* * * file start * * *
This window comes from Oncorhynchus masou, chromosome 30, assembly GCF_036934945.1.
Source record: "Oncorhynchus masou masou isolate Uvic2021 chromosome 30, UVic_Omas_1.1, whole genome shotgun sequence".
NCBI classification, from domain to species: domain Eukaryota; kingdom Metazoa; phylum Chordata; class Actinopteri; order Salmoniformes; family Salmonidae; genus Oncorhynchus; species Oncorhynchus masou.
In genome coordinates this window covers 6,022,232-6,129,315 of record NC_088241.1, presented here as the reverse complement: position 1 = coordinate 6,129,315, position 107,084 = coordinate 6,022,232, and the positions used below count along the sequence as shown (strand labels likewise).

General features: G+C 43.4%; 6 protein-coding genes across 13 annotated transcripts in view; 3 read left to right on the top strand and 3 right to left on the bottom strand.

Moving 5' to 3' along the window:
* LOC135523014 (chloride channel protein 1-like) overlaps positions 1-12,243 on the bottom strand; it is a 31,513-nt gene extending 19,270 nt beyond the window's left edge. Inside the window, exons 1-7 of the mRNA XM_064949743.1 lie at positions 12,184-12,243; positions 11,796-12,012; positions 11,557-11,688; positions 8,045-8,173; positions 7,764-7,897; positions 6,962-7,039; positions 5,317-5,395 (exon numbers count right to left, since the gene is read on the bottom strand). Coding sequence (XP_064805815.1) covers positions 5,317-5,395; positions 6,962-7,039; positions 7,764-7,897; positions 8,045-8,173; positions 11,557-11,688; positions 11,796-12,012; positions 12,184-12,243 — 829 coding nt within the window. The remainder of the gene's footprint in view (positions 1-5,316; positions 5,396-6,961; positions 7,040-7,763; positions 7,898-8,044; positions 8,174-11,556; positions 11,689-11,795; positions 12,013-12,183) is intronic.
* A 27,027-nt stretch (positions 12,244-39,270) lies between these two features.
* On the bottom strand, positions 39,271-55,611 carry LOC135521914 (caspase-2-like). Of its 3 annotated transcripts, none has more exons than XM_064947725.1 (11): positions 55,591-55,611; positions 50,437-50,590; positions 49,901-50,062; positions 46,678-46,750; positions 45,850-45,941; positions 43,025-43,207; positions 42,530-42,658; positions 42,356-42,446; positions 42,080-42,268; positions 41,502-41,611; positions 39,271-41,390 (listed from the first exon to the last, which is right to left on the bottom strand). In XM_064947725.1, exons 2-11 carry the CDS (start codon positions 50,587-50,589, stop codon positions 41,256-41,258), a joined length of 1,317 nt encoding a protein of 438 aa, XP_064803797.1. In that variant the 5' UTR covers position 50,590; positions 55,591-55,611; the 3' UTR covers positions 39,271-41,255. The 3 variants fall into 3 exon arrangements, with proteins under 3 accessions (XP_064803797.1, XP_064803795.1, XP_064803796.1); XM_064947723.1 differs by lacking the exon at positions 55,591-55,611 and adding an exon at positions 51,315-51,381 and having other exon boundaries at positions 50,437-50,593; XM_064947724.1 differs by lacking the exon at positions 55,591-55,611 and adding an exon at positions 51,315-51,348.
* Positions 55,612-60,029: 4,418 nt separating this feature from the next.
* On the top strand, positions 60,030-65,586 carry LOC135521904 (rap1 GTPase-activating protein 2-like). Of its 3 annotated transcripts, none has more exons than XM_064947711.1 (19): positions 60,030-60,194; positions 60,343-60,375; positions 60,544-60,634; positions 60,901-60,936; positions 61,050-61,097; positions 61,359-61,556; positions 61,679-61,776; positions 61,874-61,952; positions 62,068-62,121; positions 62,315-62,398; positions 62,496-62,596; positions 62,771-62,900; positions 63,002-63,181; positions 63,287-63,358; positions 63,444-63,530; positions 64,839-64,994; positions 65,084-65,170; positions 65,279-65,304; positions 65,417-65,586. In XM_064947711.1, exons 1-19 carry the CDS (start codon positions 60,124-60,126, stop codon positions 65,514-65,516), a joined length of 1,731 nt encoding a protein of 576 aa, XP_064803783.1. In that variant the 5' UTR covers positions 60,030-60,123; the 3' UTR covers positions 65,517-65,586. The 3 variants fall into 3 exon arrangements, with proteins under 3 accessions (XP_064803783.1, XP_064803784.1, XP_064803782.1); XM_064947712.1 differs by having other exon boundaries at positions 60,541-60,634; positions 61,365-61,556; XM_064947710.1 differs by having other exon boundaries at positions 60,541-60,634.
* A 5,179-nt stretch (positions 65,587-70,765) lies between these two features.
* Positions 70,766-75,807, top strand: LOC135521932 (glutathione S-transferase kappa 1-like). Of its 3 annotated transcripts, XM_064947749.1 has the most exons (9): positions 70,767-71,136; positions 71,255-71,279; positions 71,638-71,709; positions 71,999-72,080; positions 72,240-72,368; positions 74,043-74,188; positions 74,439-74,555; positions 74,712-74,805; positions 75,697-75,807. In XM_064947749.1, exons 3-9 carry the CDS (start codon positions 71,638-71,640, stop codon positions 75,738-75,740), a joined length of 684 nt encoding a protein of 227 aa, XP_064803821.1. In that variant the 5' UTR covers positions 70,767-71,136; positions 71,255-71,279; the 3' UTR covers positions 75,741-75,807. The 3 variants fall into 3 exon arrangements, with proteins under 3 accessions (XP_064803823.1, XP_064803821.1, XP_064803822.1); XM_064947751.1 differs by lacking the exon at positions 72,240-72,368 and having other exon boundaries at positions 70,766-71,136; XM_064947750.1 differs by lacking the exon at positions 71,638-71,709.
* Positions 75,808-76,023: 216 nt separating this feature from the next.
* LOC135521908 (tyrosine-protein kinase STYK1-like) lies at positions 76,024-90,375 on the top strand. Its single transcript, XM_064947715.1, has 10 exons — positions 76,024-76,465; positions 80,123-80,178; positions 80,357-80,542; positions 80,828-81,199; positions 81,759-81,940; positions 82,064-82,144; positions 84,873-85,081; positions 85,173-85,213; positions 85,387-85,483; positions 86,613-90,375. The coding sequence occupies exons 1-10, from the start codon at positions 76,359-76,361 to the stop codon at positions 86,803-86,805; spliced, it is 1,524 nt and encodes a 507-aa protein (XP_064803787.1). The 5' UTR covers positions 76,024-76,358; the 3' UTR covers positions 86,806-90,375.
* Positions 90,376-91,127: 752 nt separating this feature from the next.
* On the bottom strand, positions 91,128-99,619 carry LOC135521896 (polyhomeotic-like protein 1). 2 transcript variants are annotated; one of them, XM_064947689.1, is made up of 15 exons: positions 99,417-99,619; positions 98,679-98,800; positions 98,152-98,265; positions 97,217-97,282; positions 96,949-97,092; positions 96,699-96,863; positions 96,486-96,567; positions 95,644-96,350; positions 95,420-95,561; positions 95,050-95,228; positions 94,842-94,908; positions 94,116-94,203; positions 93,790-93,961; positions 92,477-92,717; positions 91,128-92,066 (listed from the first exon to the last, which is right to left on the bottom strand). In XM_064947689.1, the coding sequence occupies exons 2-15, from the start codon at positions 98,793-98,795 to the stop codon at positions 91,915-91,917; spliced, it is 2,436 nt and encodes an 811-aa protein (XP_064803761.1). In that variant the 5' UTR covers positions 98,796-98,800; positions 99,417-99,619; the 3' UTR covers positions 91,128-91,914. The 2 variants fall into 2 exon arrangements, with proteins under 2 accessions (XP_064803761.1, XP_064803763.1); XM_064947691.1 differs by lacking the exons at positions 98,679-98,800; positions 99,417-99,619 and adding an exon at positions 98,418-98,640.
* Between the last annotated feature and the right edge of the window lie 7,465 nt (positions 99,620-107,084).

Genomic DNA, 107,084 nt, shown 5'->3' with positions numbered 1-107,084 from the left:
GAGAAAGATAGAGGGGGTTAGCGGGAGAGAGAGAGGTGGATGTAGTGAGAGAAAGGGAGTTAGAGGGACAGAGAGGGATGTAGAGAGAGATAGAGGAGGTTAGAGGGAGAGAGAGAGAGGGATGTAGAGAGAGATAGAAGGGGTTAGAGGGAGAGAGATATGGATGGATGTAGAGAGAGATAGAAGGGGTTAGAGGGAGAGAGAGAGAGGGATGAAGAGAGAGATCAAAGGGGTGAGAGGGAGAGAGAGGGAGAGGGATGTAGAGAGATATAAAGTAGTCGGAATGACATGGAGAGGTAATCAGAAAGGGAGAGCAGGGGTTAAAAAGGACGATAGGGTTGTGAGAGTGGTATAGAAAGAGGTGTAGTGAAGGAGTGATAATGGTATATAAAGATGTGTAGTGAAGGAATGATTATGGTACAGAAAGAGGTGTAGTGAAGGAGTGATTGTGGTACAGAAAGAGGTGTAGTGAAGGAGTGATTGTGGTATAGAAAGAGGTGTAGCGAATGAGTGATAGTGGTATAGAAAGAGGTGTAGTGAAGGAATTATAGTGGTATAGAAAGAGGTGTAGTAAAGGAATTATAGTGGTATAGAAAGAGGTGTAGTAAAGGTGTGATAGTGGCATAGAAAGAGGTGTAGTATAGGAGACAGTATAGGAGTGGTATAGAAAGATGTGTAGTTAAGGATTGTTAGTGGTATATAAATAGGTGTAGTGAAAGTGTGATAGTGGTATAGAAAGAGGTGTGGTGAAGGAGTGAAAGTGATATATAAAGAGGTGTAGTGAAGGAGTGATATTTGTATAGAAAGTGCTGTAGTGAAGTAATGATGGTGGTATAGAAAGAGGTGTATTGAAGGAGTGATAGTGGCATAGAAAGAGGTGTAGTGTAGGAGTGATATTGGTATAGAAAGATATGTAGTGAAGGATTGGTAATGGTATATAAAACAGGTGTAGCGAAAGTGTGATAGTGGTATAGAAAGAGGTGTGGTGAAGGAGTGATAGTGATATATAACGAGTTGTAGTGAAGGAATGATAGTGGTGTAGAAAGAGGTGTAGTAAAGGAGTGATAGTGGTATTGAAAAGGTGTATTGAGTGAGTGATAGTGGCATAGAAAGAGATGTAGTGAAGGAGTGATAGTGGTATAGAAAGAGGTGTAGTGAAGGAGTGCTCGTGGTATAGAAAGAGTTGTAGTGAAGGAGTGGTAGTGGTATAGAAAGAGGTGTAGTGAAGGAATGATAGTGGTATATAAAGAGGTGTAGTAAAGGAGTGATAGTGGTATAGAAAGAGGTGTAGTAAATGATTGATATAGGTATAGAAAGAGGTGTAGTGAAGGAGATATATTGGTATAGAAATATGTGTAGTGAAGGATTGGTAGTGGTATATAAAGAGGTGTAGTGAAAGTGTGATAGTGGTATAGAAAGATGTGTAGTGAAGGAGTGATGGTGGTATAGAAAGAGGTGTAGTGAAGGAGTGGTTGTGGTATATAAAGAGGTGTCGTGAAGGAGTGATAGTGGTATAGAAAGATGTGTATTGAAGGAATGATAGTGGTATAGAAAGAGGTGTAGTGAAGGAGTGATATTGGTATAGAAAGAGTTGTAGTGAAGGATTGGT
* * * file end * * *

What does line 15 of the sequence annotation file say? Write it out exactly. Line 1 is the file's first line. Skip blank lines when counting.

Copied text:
* LOC135521908 (tyrosine-protein kinase STYK1-like) lies at positions 76,024-90,375 on the top strand. Its single transcript, XM_064947715.1, has 10 exons — positions 76,024-76,465; positions 80,123-80,178; positions 80,357-80,542; positions 80,828-81,199; positions 81,759-81,940; positions 82,064-82,144; positions 84,873-85,081; positions 85,173-85,213; positions 85,387-85,483; positions 86,613-90,375. The coding sequence occupies exons 1-10, from the start codon at positions 76,359-76,361 to the stop codon at positions 86,803-86,805; spliced, it is 1,524 nt and encodes a 507-aa protein (XP_064803787.1). The 5' UTR covers positions 76,024-76,358; the 3' UTR covers positions 86,806-90,375.